Other deferred revenue consists primarily of research press deferred revenue, as well as conference and seminar registration deferred revenue. NRC had other deferred revenues of $6.9 million as at March 31, 2008 as compared to $9.2 million at March 31, 2007. The decrease of $2.3 million (25%) is mainly attributable to the decrease in the number of Research Press subscriptions outstanding as at March 31, 2008 as well as the decline in the value of the US dollar given that all Research Press subscriptions are sold in US currency.

  • Research Press: NRC Canada Institute for Scientific and Technical Information (NRC-CISTI) publishes research journals that are available for purchase on a subscription basis. When NRC receives payment for the subscription, it records the amount as deferred revenue and then recognizes the revenue each month as the journal is issued.

  • Conference and Seminar Registration: NRC conducts many conferences and seminars which often require registration many months in advance of the conference date. Receipts from registration are recorded as deferred and recognized when the conference takes place.

Deferred Revenue (in millions)

Deferred Revenue (in millions)

Environmental liability: NRC's environmental liability has decreased from $300 thousand to $100 thousand in 2007-08. The estimated liability to remediate the land was reduced following a comprehensive environmental study completed on NRC's Penticton solid waste landfill site. Furthermore, to ensure the protection of the environment and the public, NRC has finalized in 2007-08 its plan to assess all research sites occupied by NRC. The first phase, which is scheduled to be completed in 2008-09, consists of site risk assessments. This first phase is critical to ensure that NRC directs further attention and resources on priority research sites.


NRC's revenues for 2007-08 were $155 million as compared to $170 million in 2006-07. Recent trends in revenue components are shown in the following graph. The decrease results from isolated transactions, which when removed, demonstrate that NRC's ongoing operational revenue actually increased by $1 million in the current fiscal year.

Revenues (in millions)

Revenues (in millions)

Services of a Non-Regulatory Nature: In 2007-08, 40% ($62.9 million) of NRC revenues were generated from services of a non-regulatory nature, which primarily consists of research services provided directly to industry and academic clients. In 2007-08, NRC Institute for Aerospace Research (NRC-IAR) and NRC Canada Institute for Scientific and Technical Information (NRCCISTI) accounted for over 43% of NRC's service revenues, compared to 46% in 2006-07.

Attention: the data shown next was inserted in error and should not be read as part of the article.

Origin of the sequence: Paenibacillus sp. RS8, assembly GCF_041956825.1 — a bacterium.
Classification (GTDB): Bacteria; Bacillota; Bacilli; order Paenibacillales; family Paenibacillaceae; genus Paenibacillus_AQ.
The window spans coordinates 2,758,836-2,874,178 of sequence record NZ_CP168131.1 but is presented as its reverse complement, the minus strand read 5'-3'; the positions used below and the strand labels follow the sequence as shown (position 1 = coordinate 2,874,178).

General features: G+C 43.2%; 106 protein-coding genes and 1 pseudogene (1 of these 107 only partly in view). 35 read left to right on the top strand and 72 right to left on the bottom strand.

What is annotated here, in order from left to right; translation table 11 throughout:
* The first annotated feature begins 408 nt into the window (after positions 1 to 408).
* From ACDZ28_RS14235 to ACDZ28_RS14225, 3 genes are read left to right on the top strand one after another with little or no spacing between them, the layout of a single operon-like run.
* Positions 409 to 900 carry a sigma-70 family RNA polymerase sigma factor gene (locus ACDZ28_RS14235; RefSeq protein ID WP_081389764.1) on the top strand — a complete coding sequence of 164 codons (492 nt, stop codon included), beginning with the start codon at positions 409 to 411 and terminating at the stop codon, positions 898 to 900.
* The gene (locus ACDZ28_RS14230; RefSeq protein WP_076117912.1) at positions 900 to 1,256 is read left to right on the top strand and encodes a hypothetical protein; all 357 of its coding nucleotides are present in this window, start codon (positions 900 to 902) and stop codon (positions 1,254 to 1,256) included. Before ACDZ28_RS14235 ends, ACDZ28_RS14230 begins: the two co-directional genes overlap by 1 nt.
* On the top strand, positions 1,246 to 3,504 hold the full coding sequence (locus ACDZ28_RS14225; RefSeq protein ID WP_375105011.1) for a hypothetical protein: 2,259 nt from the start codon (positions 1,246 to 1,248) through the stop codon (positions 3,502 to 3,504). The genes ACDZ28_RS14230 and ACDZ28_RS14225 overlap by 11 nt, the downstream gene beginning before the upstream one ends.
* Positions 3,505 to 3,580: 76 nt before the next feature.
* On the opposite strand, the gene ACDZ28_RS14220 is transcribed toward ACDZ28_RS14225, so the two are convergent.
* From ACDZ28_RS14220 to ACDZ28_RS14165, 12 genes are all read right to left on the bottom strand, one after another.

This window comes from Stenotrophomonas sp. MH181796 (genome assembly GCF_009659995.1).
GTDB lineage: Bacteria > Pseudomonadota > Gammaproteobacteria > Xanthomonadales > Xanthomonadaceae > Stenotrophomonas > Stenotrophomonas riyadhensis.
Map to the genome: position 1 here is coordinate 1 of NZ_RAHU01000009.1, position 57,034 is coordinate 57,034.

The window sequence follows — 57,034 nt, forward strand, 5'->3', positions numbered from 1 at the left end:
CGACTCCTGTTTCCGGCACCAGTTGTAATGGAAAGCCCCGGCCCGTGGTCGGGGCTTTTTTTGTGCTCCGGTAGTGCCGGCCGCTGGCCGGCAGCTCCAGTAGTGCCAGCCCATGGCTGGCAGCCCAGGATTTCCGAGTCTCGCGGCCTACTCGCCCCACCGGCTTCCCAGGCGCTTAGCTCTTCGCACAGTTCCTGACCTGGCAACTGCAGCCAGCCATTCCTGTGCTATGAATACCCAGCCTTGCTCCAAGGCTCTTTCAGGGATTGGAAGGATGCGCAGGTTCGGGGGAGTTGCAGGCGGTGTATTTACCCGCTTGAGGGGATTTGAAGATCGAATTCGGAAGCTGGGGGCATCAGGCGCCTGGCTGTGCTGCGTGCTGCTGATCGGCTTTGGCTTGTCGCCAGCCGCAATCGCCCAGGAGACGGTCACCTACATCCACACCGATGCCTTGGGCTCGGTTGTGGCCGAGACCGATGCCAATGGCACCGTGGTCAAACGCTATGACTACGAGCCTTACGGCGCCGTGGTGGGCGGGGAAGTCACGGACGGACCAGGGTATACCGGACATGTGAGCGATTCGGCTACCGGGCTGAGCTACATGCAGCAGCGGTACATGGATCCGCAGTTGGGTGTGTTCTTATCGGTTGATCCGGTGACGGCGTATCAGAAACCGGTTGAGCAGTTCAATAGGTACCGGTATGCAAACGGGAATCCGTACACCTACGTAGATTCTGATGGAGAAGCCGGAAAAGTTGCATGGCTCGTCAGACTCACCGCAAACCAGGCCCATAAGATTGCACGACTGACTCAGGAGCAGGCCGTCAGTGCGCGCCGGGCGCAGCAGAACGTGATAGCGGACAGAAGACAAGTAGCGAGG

Sales of Goods and Information Products: As part of its goal to disseminate scientific and technical information of importance to industry, NRC has publications and certified reference materials that it sells to clients. Total sales of goods and information products totalled $11.8 million in 2007-08, as compared to $11.3 million in 2006-07. The largest component of revenue derived from sales of goods and information products is due to research press journals sold through Canada's scientific library. Research press income earned in 2007-08 was $6.5 million, compared to $5.8 million in 2006-07. This increase would have been more significant, however the steady decline of the US dollar in 2007-08 has reduced the impact, given that all research press journals are sold in US currency.

Rights and Privileges: Royalty revenue is earned from companies that license the rights to use NRC technology. Royalties are typically based on a percentage of the licensee's sales. In 2007-08, NRC generated $9.5 million in royalties, up from $6.7 million in 2006-07 and $5.8 million in 2005-06. The rise in revenue is primarily associated with NRC's Institute for Biological Sciences (IBS) which earned revenue of $5.3 million in 2007-08, up from $3.5 million in 2006-07 and $3.8 million in 2005-06, from which its largest royalties are earned through its license for the Meningitis C vaccine.

Lease and Use of Property: Facilitating access to NRC researchers and facilities is an important part of technology transfer at NRC. To this end, NRC provides laboratory space to companies on a commercial basis, often as part of a collaboration or technology transfer agreement. Revenue from lease and use of property amounted to $4.3 million in 2007-08, as compared to $3.2 million in 2006-07. The 34% increase in the current year is primarily associated with additional agreements at NRC Biotechnology Research Institute and NRC Industrial Materials Institute.